Mike Fidler, UHDA president

Are you confused about what a 4K Ultra HDTV is or should be?

A lot of consumers are, and that’s despite the fact that more than 78 million 4K Ultra HDTVs already have shipped globally, with forecasts rising to 100 million this year, according to market reach firm IHS,

The multi-industry Ultra HD Alliance has made educating consumers, retailers and even members of participating industries a primary mission as it sets out to help set the bar for premium 4K Ultra HDTV experiences. It is also trying to get everyone to start speaking the same language about what that is exactly.

To prevent discontent, the Alliance is reaching out to pro-actively find pain points in the Ultra HD experience. In late July the Alliance formed a new Interoperability Working Group, headed up by Sony’s Don Eklund. The group is identifying how different manufacturers’ products work with each other through trial-and-error plug fests. This will help ensure that when consumers connect products together in the real world, they will all work together and provide the best experience possible.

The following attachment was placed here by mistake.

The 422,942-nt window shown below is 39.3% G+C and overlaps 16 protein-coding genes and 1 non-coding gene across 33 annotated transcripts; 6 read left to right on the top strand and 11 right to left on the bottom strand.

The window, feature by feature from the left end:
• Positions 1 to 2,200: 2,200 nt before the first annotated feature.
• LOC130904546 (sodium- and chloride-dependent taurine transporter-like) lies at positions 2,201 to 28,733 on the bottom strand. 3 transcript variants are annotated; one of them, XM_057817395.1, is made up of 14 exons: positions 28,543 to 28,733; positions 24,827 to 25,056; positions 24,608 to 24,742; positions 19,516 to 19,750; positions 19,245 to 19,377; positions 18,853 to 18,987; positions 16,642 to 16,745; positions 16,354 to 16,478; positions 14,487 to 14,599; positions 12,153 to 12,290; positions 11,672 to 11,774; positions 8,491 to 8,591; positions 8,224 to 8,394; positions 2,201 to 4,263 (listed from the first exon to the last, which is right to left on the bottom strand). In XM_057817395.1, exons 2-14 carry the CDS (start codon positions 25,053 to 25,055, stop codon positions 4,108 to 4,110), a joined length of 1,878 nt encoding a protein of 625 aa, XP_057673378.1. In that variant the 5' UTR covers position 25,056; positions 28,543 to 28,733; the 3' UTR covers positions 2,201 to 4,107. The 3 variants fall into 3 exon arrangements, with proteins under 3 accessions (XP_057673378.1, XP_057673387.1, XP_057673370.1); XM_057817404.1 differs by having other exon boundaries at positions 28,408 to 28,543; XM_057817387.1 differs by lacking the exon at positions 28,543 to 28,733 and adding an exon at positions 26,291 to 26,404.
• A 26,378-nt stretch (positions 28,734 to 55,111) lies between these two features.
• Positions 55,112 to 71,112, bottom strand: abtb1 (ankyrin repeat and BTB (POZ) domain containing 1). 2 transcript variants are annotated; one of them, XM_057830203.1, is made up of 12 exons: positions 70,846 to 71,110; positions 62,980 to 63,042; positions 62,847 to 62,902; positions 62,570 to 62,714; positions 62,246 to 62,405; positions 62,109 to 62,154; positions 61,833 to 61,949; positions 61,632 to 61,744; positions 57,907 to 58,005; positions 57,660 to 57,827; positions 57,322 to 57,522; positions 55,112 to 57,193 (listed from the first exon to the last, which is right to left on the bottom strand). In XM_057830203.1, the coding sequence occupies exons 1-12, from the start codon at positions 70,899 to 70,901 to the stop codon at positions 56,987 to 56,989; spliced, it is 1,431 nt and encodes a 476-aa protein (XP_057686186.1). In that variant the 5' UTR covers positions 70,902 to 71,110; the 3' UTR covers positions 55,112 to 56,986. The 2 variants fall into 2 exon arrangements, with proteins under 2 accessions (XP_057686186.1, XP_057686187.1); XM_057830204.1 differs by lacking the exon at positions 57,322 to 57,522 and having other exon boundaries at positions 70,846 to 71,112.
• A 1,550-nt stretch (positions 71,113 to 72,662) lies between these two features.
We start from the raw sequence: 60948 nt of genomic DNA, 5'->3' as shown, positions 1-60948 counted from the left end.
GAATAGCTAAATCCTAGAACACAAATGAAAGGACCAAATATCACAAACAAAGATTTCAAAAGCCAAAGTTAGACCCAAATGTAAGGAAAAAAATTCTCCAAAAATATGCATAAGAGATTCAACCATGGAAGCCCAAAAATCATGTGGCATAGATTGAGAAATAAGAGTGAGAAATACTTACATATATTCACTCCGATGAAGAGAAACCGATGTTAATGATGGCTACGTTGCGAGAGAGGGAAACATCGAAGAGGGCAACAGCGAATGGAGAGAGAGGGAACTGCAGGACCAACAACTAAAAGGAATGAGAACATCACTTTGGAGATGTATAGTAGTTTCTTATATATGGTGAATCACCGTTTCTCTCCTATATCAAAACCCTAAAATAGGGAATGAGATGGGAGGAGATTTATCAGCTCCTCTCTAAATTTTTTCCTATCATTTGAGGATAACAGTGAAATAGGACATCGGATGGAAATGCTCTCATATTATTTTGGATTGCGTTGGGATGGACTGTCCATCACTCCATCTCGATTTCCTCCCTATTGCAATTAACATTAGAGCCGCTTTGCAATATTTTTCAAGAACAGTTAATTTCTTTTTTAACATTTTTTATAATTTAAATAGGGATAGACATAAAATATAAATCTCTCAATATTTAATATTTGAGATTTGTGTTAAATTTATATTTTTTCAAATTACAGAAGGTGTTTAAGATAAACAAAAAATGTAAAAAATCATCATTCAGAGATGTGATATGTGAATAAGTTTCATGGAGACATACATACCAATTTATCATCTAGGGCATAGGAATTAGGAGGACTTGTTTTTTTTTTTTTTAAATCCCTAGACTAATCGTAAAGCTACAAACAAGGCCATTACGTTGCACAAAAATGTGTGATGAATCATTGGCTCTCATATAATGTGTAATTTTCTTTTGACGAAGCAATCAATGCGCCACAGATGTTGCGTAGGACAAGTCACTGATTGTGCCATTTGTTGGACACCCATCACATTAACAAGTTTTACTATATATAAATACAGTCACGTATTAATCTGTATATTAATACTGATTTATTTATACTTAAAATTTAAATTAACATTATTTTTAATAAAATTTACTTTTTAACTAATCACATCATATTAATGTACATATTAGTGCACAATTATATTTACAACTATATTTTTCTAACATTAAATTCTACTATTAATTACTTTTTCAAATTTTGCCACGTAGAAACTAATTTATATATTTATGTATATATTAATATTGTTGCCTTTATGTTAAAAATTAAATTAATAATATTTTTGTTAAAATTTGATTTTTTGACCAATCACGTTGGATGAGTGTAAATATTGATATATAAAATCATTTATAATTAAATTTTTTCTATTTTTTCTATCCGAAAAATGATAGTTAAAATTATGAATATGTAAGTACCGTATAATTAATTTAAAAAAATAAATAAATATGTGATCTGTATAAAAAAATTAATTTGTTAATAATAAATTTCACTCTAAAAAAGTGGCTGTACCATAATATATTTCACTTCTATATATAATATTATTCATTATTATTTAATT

At the same time, the UHDA is working to evangelize the Ultra HD experience through educational efforts, including a brochure published in October and through messaging on its website, www.experienceUHD.com. Along with this, the Alliance is producing five educational videos to communicate what it’s all about.

If that’s not enough, the UHDA is expanding its membership beyond the core manufacturers and studios that have participated to date. Most recently, the UHDA announced it added five new members including some from the PC and IT industries: ASUS, Chroma ATE, Google, Synaptics and Arcadian Technologies.